First, artistes would “explore,” or experiment with a bunch of different ideas, styles, jobs, or topics before they really got in the zone.

Then they would “exploit,” or productively focus on one particular area. For example, Thomas Mapfumo has focused on protest music throughout his career and that has ruffled the feathers of many a politician, but that has also sustained his music career up to this day.

In the 1970s, during the liberation war, Thomas Mapfumo became popular by singing anti-establishment war songs such as Hokoyo, Hondo, Chitima Cherusununguko, Gwindingwi Rine Shumba, Vanhu Vatema, Chikonzero and Chimurenga which he knew resonated with the majority of Zimbabweans. These songs gave him attention and made hits.

Fortunately for Thomas, his follow-up songs continued to resonate with the people as the liberation struggle was a topical issue which went on for many years. He continued to be relevant.

In later years, many artistes who followed trending topics, became one hit wonders. Artistes such as Temba Ndlovu, who made the well-polished and internationally acclaimed single, Meet Me in Zimbabwe after the country gained independence failed to follow this hit with another.

Pah Chihera of Runonzi Rudo fame who did a collaboration with the late Prince Musarurwa, failed to follow this up with another hit.

Pah Chihera touches life situations and her aim is to transform other people as she sends messages and lessons about life through her music.  She can only do this if she makes more hits but as it is, the hits are hard to come by.

The same goes for Dobba Don of Mudendere fame.

Let me mention a few more artistes who failed to capitalise on their instant success after making an initial hit. Lady Squanda born Sandra Muchaneta Gazi being the most prominent female in male-dominated Zimdancehall circles squandered most of her time creating scandals that ranged from theft to faking her own death with the hope that these dramas would increase her fan base. They did not.

Then, Guspy Warrior, Mechanic Manyeruke’s son, born Emmanuel Manyeruke on March 24, 1990, surprised us all with Ita Seunononga and made a big impact on the market. After that, more attempts at making hits failed to get him to the top.

After that, Boom Betto who came from Glendale blew us away with the hit, Kudonhedza Musika, but failed to come up with another hit.

For decades, psychologists have puzzled over the ingredients of creative popularity by studying music, because the medium offers literally millions of data points.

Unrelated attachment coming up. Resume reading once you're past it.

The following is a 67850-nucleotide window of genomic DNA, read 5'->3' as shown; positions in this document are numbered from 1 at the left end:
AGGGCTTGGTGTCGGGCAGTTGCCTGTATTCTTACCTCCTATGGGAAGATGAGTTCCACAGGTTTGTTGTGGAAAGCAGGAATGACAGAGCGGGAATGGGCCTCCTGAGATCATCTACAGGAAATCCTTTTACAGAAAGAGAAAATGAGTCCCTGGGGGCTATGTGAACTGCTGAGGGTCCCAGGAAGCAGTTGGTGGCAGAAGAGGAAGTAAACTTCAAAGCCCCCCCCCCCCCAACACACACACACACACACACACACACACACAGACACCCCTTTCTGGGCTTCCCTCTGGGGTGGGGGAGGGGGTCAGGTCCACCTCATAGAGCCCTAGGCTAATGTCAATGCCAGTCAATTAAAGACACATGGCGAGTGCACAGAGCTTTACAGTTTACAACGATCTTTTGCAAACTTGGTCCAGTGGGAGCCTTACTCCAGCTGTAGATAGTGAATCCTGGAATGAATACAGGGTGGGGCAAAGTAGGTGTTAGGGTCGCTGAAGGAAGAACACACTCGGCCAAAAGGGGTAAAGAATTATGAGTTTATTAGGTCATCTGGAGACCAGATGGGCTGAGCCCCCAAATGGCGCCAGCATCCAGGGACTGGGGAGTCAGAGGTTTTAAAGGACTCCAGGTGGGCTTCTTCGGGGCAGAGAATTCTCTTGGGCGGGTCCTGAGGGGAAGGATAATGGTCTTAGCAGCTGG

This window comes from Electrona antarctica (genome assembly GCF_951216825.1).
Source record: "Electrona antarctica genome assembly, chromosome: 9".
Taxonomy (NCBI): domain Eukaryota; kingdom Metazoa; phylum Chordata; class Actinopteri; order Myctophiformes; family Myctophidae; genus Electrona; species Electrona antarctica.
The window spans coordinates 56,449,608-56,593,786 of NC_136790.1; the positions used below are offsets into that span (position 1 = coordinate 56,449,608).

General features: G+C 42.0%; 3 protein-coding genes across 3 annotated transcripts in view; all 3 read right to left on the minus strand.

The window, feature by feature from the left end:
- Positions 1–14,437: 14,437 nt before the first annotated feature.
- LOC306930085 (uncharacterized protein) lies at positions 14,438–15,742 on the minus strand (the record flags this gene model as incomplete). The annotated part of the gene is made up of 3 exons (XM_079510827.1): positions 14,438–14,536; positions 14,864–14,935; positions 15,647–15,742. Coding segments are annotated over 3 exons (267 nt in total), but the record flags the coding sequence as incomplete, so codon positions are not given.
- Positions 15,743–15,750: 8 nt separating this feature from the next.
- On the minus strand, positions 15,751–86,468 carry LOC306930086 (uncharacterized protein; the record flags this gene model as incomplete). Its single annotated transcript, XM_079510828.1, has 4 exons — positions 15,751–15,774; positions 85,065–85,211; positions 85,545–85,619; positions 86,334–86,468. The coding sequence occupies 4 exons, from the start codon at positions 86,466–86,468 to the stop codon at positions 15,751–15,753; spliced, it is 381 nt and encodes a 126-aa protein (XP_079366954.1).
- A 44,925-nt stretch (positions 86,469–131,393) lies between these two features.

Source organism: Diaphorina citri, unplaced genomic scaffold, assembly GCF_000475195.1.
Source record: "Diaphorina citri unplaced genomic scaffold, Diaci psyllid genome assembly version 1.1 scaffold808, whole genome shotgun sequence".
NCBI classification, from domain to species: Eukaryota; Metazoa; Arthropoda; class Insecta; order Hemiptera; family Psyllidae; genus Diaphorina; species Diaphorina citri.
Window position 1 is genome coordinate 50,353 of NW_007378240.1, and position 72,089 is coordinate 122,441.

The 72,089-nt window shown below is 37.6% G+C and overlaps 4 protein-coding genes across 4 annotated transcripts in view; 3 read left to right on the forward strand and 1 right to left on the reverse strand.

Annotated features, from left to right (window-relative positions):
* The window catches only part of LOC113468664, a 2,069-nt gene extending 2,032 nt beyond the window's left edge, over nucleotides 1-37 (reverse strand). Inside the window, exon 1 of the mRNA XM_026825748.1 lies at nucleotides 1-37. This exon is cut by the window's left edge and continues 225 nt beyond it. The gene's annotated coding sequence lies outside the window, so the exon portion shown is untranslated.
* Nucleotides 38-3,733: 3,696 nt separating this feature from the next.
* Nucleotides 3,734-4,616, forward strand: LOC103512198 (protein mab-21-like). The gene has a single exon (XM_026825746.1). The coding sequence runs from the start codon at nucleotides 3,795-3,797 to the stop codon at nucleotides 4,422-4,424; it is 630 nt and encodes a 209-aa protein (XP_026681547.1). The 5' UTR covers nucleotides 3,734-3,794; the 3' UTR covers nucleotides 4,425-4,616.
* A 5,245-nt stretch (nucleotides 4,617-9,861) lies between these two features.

Is the thing that separates one-hit wonders from consistent hit makers luck, talent and collaborations with more established artistes or some complex combination of factors?

Up to now I have not yet worked out how some artistes make hits when others who are more talented fail to do so. One way of course is to jump onto a topical issue and hope that the people will relate to it and buy your music.

My friend and ex-Frontline Kids guitarist, Emmanuel Thomas will testify to that as he sang with his wife, City, a tribute to Oliver Mtukudzi after his death in 2019 hoping to capitalise on that phenomenon. When the project did not go far, he then attempted to get his daughter Kayla to the top by getting her to sing on the then topical issue of Tapiwa Makore who was murdered for ritual purposes in Murehwa.

However, one of the luckiest musicians this world has ever seen is Master KG from South Africa. He took advantage of the world’s biggest topical issue in 2020 and 2021, the Covid-19 pandemic, and gave many people something to do during lockdown.

His song, Jerusalema and the Jerusalema Challenge Dance became instant hits. He was very fortunate to reach the dizzy heights where  people with even better talent are failing to get. The response was overwhelming. Even K.G. himself and his team were stunned by such a response. It was mind-blowing. They did not expect such huge sums of money. Follow up tunes have failed to make more hits.

This is where luck comes in. To be honest, who knew Master K.G. before Jerusalema became a hit?

Some people say that  being very different from the mainstream is really, really bad for your likelihood of initially making a hit when you’re not well known. But once you have a hit, novelty suddenly becomes a huge asset that is likely to sustain your success. Mass audiences are drawn to what’s familiar, but they become loyal to what’s consistently distinct.

I am sure that by the end of the Russian War on Ukraine, there will be many songs composed on this topical issue.